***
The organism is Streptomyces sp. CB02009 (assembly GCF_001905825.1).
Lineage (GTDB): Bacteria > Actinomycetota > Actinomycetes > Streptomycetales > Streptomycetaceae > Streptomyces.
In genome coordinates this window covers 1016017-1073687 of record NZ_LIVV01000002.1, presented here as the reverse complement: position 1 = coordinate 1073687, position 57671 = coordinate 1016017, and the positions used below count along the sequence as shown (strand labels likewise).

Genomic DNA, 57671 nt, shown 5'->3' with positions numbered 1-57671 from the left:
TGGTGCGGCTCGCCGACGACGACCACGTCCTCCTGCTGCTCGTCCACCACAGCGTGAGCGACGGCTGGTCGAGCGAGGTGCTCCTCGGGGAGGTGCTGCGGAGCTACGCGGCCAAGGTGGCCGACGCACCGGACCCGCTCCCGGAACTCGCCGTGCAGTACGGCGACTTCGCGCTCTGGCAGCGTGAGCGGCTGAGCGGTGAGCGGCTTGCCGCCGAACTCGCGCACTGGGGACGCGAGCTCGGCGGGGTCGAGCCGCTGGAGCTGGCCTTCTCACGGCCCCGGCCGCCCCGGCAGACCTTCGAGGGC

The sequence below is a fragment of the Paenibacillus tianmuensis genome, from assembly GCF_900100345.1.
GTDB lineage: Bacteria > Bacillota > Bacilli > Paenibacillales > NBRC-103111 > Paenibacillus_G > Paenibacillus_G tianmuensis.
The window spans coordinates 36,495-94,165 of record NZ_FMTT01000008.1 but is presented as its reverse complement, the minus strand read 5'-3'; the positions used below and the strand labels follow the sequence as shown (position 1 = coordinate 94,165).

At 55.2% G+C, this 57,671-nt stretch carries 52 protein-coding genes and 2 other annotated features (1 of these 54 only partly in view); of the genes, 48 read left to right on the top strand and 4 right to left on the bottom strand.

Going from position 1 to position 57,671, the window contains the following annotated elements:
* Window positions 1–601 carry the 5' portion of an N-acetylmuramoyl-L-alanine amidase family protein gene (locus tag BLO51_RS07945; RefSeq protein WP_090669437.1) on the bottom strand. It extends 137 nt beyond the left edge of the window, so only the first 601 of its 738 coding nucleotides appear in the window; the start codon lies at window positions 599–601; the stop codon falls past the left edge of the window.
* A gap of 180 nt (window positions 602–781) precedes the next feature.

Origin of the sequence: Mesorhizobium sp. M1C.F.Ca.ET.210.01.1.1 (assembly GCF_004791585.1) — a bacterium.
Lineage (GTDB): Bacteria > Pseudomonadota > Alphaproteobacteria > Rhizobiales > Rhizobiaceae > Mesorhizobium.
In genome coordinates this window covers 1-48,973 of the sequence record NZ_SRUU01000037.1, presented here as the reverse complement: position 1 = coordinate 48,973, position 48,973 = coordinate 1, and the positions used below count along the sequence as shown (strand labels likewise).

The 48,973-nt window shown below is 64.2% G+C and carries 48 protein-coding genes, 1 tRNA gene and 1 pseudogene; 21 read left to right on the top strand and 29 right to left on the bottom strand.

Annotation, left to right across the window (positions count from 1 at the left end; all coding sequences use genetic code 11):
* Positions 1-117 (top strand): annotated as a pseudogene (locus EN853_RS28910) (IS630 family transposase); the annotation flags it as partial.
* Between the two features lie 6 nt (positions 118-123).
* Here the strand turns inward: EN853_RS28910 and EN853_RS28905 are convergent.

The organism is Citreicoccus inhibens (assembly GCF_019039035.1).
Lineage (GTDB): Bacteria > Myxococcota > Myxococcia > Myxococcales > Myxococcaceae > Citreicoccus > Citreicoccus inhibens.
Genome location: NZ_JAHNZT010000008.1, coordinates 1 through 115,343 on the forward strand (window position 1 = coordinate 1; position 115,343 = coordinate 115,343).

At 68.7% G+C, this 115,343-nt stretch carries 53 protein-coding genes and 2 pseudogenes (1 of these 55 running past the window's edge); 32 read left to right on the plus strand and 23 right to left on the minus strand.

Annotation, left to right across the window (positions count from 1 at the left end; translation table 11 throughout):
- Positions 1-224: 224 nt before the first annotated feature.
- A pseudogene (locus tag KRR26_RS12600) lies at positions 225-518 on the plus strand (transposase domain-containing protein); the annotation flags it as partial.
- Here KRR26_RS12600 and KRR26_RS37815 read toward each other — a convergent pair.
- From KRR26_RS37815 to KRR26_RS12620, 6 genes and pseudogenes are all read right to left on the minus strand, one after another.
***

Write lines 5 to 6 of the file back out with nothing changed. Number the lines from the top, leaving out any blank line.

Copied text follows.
TGGTGCGGCTCGCCGACGACGACCACGTCCTCCTGCTGCTCGTCCACCACAGCGTGAGCGACGGCTGGTCGAGCGAGGTGCTCCTCGGGGAGGTGCTGCGGAGCTACGCGGCCAAGGTGGCCGACGCACCGGACCCGCTCCCGGAACTCGCCGTGCAGTACGGCGACTTCGCGCTCTGGCAGCGTGAGCGGCTGAGCGGTGAGCGGCTTGCCGCCGAACTCGCGCACTGGGGACGCGAGCTCGGCGGGGTCGAGCCGCTGGAGCTGGCCTTCTCACGGCCCCGGCCGCCCCGGCAGACCTTCGAGGGC

The sequence below is a fragment of the Paenibacillus tianmuensis genome, from assembly GCF_900100345.1.